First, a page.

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Monday, March 2, 2009

Feathered delights

Got birds on your birds? Head towards Wadhana Wetlands to enjoy birdwatching

By Eisha Sarkar
Posted On Thursday, February 26, 2009 at 07:10:02 PM

A conversation on birdwatching sites in Gujarat with Dr Pradeep Mankodi, a professor of Biology at the M S University, Vadodara, introduced us to a remote birdwatching site in Dabhoi Taluka. Wadhwana is not plotted on the map. It is an irrigation reservoir developed by Maharaja Sayajirao Gaekwad of Baroda state way back in 1909.

To get there, we had to literally ask the locals for directions to the next big landmark. But the quest to find one of the largest congregations of waterfowl in Gujarat and a curiosity about how it could possibly survive in the midst of urbanisation lead us on. We passed by sleepy villages at the crack of dawn (we'd started from Vadodara at 5.30 am) and were greeted with an assortment of birds and animals - camels, water buffaloes, bulls, peacocks and black-faced baboons. However, nothing could have prepared us for what the Wadhwana wetlands had to offer on an early Sunday morning - tens of thousands of wild geese and ducks, among other migratory birds.

How to get there: It's a one-and-half hour drive from Vadodara city to the 3000-year-old city of Dabhoi. From there you literally have to ask your way around to Hira Bhagol and then to Wadhwana reservoir. The wetlands are not plotted on the map and only recently has the Gujarat government acknowledged it as an eco-tourism site.

A naturalist's delight: The 10-km Wadhwana reservoir sees over a lakh avian vistors every winter. There are nearly 1,000 Grey Lag Goose commonly known as Gajhans that fly down from Central Europe and Siberia. A few Bar-headed geese known as Rajhans also come here from Tibet, Ladakh and the Mansarovar Lake region. Other species found here are Coot, Brahmi Duck, Spot Billed duck, Wigeon, Little Grib, Gadwaal, Soweler, Lesser Whistle Tail, Pochard, Mallard ducks, Sandpiper from Siberia, Ibis, Sarus Crane, Ruddy Shelducks, Northern Shovellers, Greylag Goose and Black Necked Grebe.
The Migratory birds come here in October and remain there till mid-April. The birds favour a particular type of weed known as Hypomea for nesting purposes, which is found in abundance at the lake.

Eco-tourism: The government recently started promoting the site for eco-tourism. There is a tourism office on site but facilities are really limited. There are ten rooms available that can be booked. The local official-cum-guide-cum manager points out to the Interpretation Centre (where you find models of the waterfowl visitors) that remains closed for most part of the year. "Few people know about this place. Most people who come here are researchers so they don't need such basic information. We open the place for children and other tourists who want to know about birds," he says.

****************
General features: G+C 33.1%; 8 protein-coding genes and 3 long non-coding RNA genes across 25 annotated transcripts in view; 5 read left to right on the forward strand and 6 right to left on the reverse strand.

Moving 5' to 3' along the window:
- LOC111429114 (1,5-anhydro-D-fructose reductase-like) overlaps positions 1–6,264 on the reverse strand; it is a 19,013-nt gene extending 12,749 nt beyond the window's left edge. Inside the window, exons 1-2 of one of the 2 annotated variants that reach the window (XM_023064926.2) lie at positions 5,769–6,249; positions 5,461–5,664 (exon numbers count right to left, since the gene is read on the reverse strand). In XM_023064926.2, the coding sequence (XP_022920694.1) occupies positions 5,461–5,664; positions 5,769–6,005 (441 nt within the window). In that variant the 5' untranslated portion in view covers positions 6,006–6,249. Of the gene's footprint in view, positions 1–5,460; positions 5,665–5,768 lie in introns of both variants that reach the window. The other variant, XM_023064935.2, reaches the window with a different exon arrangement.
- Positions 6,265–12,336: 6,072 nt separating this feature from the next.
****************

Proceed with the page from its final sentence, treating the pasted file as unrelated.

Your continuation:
There are three watch-towers too - but they're more for keeping a tab on herdsmen and their unruly cattle and poachers. Besides there is a cafetaria, but it is always advisable to make your own food arrangements.

Predators turn protectors: Till a few years back, local villagers and tribals would hunt waterfowl for their livelihood. The villagers of Simaliya, Kali Talavadi, Gopalpura, Amarpur, Manjrol and Wadhwana, the hamlets, which surround the reservoir, knew little about the importance of migratory birds. But now, many of them have turned into self-taught ornithologists and guides who rattle off birds's names to visitors. The wetland is not even declared as protected and there are countless entry and exit points but the villagers's vigil helps keep poachers at bay.
Best sightings: The best time of the day for bird-watching would be from 6.30 am to 10 am during the months October-April.

What you need: A powerful set of binoculars, a good camera with a powerful zoom, hiking shoes, dull-coloured clothes (avoid bright colours and white), a blazer or jacket (it gets really windy in the mornings), water/beverages and food packets (but please make sure you do not litter), mosquito and insect repellent.


1. Talk too loudly and/or shoo the birds away.

2. Litter.

3. Run along the shoreline where there are nests..

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